July 14, 2018
Do You Remember When Cars Had Combustion Engines?
And it still shocks me when I look back on that time.
Let me explain.
In those days, it was taken for granted that motorbikes, cars and trucks were all noisy and highly polluting vehicles.
Everywhere these vehicles went, they left a trail of dangerous pollutants that filled our town and cities. Even schools were caught up in this onslaught, with parents regularly idling their cars while waiting or dropping off their kids.
It was a time when people felt that their personal freedom that came from using a car outweighed the environmental hazards the vehicles posed.
But it wasn’t just noise and air pollution that were a problem.
The combustion engine was a clever piece of engineering, but unfortunately, due to its hundreds of moving parts – maintenance was a nightmare.
All new cars needed regular (and costly) major services. But even this failed to prevent the countless breakdowns that could be seen everywhere from country roads to the hard shoulders of the motorways.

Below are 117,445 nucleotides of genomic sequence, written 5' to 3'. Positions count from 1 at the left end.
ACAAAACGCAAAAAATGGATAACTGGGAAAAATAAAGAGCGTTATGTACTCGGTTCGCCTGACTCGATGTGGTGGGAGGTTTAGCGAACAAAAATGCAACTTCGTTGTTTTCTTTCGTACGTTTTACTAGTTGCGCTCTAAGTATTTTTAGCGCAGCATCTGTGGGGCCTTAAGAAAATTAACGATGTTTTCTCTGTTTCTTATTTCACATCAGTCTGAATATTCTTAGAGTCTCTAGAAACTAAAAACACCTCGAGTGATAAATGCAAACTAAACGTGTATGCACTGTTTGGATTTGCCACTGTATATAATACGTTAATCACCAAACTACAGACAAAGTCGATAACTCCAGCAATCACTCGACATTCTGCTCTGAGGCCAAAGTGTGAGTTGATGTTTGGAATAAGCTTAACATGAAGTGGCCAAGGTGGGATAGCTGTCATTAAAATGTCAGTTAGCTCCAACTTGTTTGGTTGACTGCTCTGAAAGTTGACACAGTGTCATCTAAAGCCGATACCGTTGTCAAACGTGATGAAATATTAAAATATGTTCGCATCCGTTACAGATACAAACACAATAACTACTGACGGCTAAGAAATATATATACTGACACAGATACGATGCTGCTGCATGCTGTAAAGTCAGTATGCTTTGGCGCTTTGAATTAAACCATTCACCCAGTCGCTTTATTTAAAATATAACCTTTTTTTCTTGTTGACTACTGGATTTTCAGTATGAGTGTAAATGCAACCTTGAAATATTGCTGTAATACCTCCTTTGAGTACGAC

Older cars fared much worse of course. Owners of these vehicles faced a constant battle of trying to keep them going.
Repair… replace… repair… replace.
A frequent and expensive cycle that inevitably ended in the car being scrapped, due to it costing more to repair than its resale value.
If this wasn’t bad enough, the unfortunate owners of combustion engine vehicles had another challenge to face.
What was this?
The inconvenience and expense of filling up their cars with diesel or petrol.
Ask anyone who owned one of these cars, and they’ll tell you the troubles they had with filling up.
Firstly, there was the crazy pricing.
In the UK – just before the demise of the combustion engine – drivers paid more than £1 a litre (with over 60% of that price being swallowed up by government tax.) You may think this price sounds reasonable, but don’t forget inflation. In today’s prices, £1 then would be worth £1.73 now. And this money didn’t take the cars very far.
In fact, an average new car in those days could only travel a paltry 12 miles on a litre of petrol. This meant that a return journey from London to Manchester, for example, cost more than £35 (in yesterday’s money). Not cheap, by any standards.
But it wasn’t just the cost of fuel that was an issue. Petrol stations were notorious for being so busy that it wasn’t unusual to queue for five or ten minutes before being able to fill up. Compared to what we’re used to now, this was time-consuming and hugely inconvenient for drivers.
The combustion engine revolutionised travel, but at the same time it destroyed the serenity of nature and choked our towns and cities.
Thank goodness that electric vehicles came to the rescue.